Updated: April 5, 2021 8:47:37 am
At a time when four states and the UT of Puducherry are heading for elections, housework and recognising those who do it have become topics of public discourse. In the poll-bound states in south India, housework has figured in manifestos. In Kerala, the ruling Left government has promised pensions for people who do housework. Shashi Tharoor, Congress MP from Kerala, has supported the idea of paying home workers, an idea which was first floated by the actor-politician Kamal Hassan in December 2020. In Tamil Nadu, apart from Kamal’s Makkal Needhi Maiam (MNM), housework figures in the manifestos of all major political parties, though the amount of payment promised varies from party to party.
The need to recognise the burden of housework on women has been an issue for long, limited to women’s and progressive movements. But how does one read the sudden recognition of housework by political parties? Many may think that it was Hassan’s promise that triggered its inclusion. Political parties do compete in terms of their promises. But wages for housework as an electoral promise needs to be understood in the larger context of its timing.
During the lockdown, when many families were homebound without help or the option of eating out, the burden of housework became striking. Men, who usually do not participate in much housework, were partially forced to share the work. This helped in busting the myth of housework being easy. For many middle-class families, housework is more than basic cooking and cleaning. There is also care work such as educating or overseeing children’s overall development and taking care of the elderly, which has increased with online schooling and reduced options of hospitalisation. For the poor, while these were not the concerns, the struggle to keep everyone fed with little or reduced income and caring for the ill were the challenges.
The acknowledgement of housework by political parties is surely the beginning of a welcome realisation of the need to reorient society to women’s contribution to housework. But how does one explain the apathy of political parties to women’s employment questions — their reluctance to address women’s exclusion in employment?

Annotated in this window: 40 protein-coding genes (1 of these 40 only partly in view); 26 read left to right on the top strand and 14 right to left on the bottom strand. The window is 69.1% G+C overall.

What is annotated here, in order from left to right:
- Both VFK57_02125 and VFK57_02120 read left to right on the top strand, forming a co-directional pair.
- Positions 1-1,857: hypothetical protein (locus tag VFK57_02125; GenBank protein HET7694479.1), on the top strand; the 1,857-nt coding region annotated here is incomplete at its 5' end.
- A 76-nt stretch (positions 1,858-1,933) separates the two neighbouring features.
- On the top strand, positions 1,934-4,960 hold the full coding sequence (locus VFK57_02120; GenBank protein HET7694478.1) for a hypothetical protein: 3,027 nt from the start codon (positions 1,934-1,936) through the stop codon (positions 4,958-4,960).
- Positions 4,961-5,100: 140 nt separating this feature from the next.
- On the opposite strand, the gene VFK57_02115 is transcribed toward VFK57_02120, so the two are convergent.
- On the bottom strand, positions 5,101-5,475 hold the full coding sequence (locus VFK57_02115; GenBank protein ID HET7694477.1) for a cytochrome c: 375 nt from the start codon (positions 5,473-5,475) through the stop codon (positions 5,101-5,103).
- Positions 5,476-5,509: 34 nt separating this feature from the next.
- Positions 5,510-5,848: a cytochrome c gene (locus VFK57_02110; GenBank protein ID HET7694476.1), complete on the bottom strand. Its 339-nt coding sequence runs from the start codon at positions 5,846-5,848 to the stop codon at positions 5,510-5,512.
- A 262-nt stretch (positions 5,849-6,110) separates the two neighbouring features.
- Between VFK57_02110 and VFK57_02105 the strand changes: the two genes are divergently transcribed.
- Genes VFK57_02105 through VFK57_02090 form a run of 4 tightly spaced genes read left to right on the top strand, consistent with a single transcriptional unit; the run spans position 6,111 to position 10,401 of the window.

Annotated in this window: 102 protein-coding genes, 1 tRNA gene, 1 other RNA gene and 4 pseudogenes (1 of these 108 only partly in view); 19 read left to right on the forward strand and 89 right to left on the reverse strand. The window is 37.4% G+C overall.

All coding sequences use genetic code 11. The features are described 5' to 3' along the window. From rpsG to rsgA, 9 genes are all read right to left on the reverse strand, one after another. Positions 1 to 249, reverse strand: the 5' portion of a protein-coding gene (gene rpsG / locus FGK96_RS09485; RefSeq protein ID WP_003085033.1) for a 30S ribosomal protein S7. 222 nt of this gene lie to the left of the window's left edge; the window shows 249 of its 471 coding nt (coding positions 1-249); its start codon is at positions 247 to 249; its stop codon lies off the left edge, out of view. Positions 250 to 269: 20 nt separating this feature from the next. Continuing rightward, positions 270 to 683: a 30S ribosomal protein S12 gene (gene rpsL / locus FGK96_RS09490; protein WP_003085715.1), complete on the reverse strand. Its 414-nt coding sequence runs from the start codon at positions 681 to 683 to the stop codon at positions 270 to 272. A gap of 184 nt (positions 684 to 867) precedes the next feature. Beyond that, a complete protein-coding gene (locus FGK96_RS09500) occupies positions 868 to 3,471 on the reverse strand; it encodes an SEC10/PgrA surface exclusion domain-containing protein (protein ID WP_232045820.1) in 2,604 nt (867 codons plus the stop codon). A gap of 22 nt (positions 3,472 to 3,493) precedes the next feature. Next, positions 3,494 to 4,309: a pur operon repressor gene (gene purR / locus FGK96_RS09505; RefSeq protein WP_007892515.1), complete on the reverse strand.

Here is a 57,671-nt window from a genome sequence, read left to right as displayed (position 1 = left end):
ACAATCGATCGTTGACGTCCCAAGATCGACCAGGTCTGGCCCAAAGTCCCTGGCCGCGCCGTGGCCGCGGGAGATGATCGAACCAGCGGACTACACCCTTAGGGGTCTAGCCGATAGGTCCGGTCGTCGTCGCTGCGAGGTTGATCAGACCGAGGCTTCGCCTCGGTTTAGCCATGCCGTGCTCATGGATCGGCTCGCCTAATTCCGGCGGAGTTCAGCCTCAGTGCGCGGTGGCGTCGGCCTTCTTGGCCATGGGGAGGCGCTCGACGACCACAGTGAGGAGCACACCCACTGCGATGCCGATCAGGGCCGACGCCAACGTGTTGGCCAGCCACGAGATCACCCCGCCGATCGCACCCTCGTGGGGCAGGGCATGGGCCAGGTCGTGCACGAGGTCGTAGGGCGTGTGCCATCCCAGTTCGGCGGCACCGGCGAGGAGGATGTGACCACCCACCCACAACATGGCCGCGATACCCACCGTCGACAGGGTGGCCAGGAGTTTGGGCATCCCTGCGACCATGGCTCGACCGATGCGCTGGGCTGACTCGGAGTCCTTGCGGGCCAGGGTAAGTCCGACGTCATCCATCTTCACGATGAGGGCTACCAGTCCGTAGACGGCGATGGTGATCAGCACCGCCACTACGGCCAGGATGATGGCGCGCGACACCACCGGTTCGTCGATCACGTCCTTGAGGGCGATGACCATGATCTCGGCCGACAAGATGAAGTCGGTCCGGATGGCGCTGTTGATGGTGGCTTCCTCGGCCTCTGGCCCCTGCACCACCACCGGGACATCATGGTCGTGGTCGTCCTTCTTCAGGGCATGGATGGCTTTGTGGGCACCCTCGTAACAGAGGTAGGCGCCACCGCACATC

Workforce participation rates of women have been declining even before the pandemic. The data and field reports during the pandemic indicate a worsening of women’s employment with the participation rates falling to 11 per cent, against 71 per cent for men as per CMIE data. The decline is biased towards urban areas with the rate falling to 6.9 per cent. This fall in female employment is a matter of critical concern but has not received the required attention from political parties. Volunteer workers (ASHAs, Anganwadi volunteers and other scheme workers), though a part of the state machinery, are not even acknowledged as workers and are denied all labour rights. Paid domestic work is another sector which has for long been neglected from the perspective of labour laws and policies. In India as per PLFS 2018-19 data, there are considerable wage differentials between male and female workers, be it casual or regular wage work. It is true that women are never free from housework even when they are engaged as paid workers and primary breadwinners, and unpaid housework impacts women’s participation and nature of paid work. But how paying for housework would help in addressing the larger issues is debatable, especially from the perspective of women’s equality.
Addressing exclusionary and discriminatory tendencies in the labour market is surely a way to redefine the labour of women and this also needs to be given the required attention. The current indifference around women’s employment can only be seen as an acceptance of a larger economic reality, with state after state competing to ensure cheap and flexible labour. In the given economic context, providing wages for housework may prove advantageous to employers, since a part of household expenses of ill-paid workers would be now taken care of by “state-paid” homemakers. This essentially frees the former from the onus of paying a wage that provides for the social reproduction of the next generation of workers.
This column first appeared in the print edition on April 5, 2021 under the title ‘Home and the world’. Neetha N is professor at the Centre for Women’s Development Studies, New Delhi
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